Every #1 Country Single of the Eighties: Anne Murray, “Now and Forever (You and Me)”


“Now and Forever (You and Me)”

Anne Murray

Written by David Foster, Randy Goodrum, and Jim Vallance


#1 (1 week)

April 26, 1986

Anne Murray’s final No. 1 country single is in the same pure pop vein as recent chart-toppers by Dolly Parton and Rosanne Cash.

What distinguishes “Now and Forever (You and Me)” from those two hits is the producer, who in this case is David Foster.  He’s one  of the most accomplished producers in music history, and all of the elements that have earned him that title are present on this record.

They’re just paired with the wrong artist.

Foster’s talent is pushing his vocalists to their limits, which allows them to remain fully present on a very busy backing track.  This worked wonders with everyone from Olivia Newton-John (“Twist of Fate”) to Whitney Houston (“I Will Always Love You”) to Celine Dion (“The Power of Love.”)  It’s been less effective for vocal stylists like Neil Diamond (“The Best Years of Our Lives”) and Madonna (“You’ll See”), who unlike the former artists, had their best vocal performances recorded by producers other than Foster.

Anne Murray is definitely in the latter category.  She oversings the hell out of this song, and still doesn’t keep up with the bombastic production around her.  Her gorgeous phrasing is nowhere to be found, whereas it was allowed to fully shine on her signature hits “You Needed Me” and “Could I Have This Dance.” I’d put both of those records up there with the best that have ever been made, which makes her collaboration with Foster that much more disappointing.  He didn’t understand how to use her gift.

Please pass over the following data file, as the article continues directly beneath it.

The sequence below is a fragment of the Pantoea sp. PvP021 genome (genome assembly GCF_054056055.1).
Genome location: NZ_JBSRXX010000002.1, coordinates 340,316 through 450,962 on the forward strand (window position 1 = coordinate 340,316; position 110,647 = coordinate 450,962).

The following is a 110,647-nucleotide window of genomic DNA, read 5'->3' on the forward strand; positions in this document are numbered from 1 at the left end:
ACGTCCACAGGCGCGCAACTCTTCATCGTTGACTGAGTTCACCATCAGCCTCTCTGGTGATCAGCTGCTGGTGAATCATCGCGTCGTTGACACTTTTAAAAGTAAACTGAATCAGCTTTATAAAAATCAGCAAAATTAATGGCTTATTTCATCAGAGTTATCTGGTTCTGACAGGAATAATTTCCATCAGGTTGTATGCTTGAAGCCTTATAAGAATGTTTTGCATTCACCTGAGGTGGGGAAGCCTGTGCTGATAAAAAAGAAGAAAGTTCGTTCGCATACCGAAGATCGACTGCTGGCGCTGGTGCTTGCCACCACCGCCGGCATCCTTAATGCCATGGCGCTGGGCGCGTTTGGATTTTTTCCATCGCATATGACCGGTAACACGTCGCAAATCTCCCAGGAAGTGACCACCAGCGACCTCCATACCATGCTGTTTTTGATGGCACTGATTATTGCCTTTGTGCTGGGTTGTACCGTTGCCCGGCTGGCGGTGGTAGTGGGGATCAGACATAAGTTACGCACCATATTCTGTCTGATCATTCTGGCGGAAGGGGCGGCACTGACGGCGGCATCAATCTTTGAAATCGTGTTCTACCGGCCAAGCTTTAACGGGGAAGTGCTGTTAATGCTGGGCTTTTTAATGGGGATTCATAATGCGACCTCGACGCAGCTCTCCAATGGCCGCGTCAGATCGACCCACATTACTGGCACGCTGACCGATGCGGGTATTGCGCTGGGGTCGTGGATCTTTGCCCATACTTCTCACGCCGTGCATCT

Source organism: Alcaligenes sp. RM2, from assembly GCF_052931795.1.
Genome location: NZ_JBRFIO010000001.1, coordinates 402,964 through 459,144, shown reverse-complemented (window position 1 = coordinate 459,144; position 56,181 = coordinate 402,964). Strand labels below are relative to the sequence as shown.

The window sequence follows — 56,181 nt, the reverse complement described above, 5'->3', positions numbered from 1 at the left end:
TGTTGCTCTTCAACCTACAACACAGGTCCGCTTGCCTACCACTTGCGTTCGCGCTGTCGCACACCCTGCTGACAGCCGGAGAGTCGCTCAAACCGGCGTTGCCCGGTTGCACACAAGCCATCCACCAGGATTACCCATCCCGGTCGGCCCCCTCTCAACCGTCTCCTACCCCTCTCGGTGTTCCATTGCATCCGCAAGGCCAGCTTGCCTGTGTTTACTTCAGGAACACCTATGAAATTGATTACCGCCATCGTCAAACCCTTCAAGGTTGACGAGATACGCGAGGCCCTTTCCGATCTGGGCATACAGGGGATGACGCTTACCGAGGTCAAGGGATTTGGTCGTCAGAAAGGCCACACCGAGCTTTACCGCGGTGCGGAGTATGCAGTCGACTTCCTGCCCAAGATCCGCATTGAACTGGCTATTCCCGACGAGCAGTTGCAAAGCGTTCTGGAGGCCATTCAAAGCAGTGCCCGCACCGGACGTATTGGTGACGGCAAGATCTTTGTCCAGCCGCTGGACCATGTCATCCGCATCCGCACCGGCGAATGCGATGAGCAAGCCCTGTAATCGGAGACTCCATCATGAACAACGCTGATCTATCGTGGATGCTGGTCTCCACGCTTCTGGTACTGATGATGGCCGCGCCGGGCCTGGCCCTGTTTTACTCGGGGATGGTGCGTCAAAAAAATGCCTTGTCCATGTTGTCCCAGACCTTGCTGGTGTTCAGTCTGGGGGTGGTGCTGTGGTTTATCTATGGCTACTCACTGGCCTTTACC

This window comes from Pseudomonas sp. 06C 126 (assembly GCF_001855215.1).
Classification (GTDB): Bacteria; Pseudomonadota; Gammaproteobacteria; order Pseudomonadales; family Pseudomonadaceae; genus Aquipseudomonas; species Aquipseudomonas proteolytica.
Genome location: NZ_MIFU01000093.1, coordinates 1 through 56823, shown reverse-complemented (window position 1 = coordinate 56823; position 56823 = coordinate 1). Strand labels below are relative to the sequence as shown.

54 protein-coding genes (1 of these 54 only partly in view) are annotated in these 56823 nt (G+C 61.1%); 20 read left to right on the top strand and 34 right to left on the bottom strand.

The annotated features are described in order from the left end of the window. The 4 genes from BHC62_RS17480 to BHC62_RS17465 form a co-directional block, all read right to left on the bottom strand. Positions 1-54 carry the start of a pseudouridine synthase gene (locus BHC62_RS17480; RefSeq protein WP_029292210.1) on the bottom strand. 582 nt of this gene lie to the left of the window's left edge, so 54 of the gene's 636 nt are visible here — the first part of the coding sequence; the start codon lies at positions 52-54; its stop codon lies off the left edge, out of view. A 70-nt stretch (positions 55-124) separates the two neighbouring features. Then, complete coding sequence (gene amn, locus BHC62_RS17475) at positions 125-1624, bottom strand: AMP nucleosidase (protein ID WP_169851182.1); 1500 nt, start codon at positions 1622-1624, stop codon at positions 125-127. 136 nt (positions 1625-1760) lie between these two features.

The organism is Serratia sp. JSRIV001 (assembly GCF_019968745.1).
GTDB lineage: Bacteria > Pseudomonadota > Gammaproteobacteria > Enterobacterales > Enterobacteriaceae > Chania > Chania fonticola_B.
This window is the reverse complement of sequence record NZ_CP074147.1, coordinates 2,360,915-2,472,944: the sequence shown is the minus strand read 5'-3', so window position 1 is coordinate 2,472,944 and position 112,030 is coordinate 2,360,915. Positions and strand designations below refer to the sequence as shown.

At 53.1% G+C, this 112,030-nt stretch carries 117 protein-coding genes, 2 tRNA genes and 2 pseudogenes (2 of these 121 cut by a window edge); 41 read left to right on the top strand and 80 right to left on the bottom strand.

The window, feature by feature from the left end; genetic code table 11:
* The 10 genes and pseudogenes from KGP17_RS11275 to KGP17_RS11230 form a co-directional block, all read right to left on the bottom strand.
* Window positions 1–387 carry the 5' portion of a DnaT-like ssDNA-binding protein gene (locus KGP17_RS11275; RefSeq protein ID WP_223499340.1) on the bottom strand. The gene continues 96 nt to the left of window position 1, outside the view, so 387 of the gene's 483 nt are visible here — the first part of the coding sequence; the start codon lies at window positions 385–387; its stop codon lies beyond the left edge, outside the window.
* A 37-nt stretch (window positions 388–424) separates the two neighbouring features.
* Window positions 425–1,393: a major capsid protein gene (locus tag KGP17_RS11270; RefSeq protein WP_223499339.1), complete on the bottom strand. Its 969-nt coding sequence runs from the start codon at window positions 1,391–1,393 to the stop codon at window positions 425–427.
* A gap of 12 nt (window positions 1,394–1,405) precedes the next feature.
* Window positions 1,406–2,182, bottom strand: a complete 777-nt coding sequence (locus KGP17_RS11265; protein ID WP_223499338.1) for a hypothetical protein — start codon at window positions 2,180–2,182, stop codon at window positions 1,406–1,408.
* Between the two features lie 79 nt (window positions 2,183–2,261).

Murray will continue to be a presence on country radio through the end of the decade, and she earned her final top ten hits in 1990 with “Bluebird” and “Feed This Fire.” Both of those appeared on You Will, which would also provide a top ten hit for Patty Loveless when she covered the title track.

Murray has since retired from public life, but it’s important to note that her decade after leaving country radio was as “off the grid” successful as we saw with the Statler Brothers. Through direct mail and infomercials, she released multiple gold and platinum albums, including Country Croonin’ and What a Wonderful World, while her catalog has continued to sell well into the 21st century. Her final studio release, Duets, went double platinum in Canada, and her career-encompassing hits collection The Best…So Far went platinum in America.

“Now and Forever (You and Me)” gets a C.

Every No. 1 Single of the Eighties

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1 Comment

  1. Take off, you hoser!

    Anne Murray sounds wonderfully like Anne Murray to me here, and does not sound overwhelmed by the bigness of the moment or production.

    Sonically this sounds like Anne Murray is ready for the lights and glamor of a night on the town; the production shines and sparkles like a city skyline at night.

    Admittedly, I am not familiar with the artists David Foster built his reputation on, so I have no real means of comparison for how well the artist and producer are met.

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